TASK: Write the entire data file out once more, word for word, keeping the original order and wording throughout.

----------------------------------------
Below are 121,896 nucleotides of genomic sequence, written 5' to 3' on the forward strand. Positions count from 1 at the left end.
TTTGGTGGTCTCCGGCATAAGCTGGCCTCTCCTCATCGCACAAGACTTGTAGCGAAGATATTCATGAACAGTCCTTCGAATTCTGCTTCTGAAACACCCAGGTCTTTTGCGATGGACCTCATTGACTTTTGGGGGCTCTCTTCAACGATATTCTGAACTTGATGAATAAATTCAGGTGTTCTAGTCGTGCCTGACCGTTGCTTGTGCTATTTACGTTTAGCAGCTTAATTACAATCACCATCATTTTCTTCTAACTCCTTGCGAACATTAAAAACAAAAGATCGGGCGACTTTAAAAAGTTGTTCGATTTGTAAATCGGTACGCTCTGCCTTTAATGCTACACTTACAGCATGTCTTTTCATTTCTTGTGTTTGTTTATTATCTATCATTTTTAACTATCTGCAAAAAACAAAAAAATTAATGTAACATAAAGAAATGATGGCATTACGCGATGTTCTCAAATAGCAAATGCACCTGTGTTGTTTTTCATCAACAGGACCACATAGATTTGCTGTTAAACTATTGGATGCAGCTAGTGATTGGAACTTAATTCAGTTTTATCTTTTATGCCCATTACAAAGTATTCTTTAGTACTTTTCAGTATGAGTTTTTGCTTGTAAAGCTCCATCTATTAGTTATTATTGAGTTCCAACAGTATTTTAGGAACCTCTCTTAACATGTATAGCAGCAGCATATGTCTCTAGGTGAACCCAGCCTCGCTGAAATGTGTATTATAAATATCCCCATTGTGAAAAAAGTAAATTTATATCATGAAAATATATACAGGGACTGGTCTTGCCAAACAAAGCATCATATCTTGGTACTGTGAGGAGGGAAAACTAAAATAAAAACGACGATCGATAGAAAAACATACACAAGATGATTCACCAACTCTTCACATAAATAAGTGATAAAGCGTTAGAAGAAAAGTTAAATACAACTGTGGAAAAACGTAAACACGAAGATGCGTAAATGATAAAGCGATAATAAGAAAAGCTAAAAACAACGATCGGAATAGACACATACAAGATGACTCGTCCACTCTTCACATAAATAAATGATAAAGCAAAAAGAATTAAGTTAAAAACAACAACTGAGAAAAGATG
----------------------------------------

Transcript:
Below are 121,896 nucleotides of genomic sequence, written 5' to 3' on the forward strand. Positions count from 1 at the left end.
TTTGGTGGTCTCCGGCATAAGCTGGCCTCTCCTCATCGCACAAGACTTGTAGCGAAGATATTCATGAACAGTCCTTCGAATTCTGCTTCTGAAACACCCAGGTCTTTTGCGATGGACCTCATTGACTTTTGGGGGCTCTCTTCAACGATATTCTGAACTTGATGAATAAATTCAGGTGTTCTAGTCGTGCCTGACCGTTGCTTGTGCTATTTACGTTTAGCAGCTTAATTACAATCACCATCATTTTCTTCTAACTCCTTGCGAACATTAAAAACAAAAGATCGGGCGACTTTAAAAAGTTGTTCGATTTGTAAATCGGTACGCTCTGCCTTTAATGCTACACTTACAGCATGTCTTTTCATTTCTTGTGTTTGTTTATTATCTATCATTTTTAACTATCTGCAAAAAACAAAAAAATTAATGTAACATAAAGAAATGATGGCATTACGCGATGTTCTCAAATAGCAAATGCACCTGTGTTGTTTTTCATCAACAGGACCACATAGATTTGCTGTTAAACTATTGGATGCAGCTAGTGATTGGAACTTAATTCAGTTTTATCTTTTATGCCCATTACAAAGTATTCTTTAGTACTTTTCAGTATGAGTTTTTGCTTGTAAAGCTCCATCTATTAGTTATTATTGAGTTCCAACAGTATTTTAGGAACCTCTCTTAACATGTATAGCAGCAGCATATGTCTCTAGGTGAACCCAGCCTCGCTGAAATGTGTATTATAAATATCCCCATTGTGAAAAAAGTAAATTTATATCATGAAAATATATACAGGGACTGGTCTTGCCAAACAAAGCATCATATCTTGGTACTGTGAGGAGGGAAAACTAAAATAAAAACGACGATCGATAGAAAAACATACACAAGATGATTCACCAACTCTTCACATAAATAAGTGATAAAGCGTTAGAAGAAAAGTTAAATACAACTGTGGAAAAACGTAAACACGAAGATGCGTAAATGATAAAGCGATAATAAGAAAAGCTAAAAACAACGATCGGAATAGACACATACAAGATGACTCGTCCACTCTTCACATAAATAAATGATAAAGCAAAAAGAATTAAGTTAAAAACAACAACTGAGAAAAGATG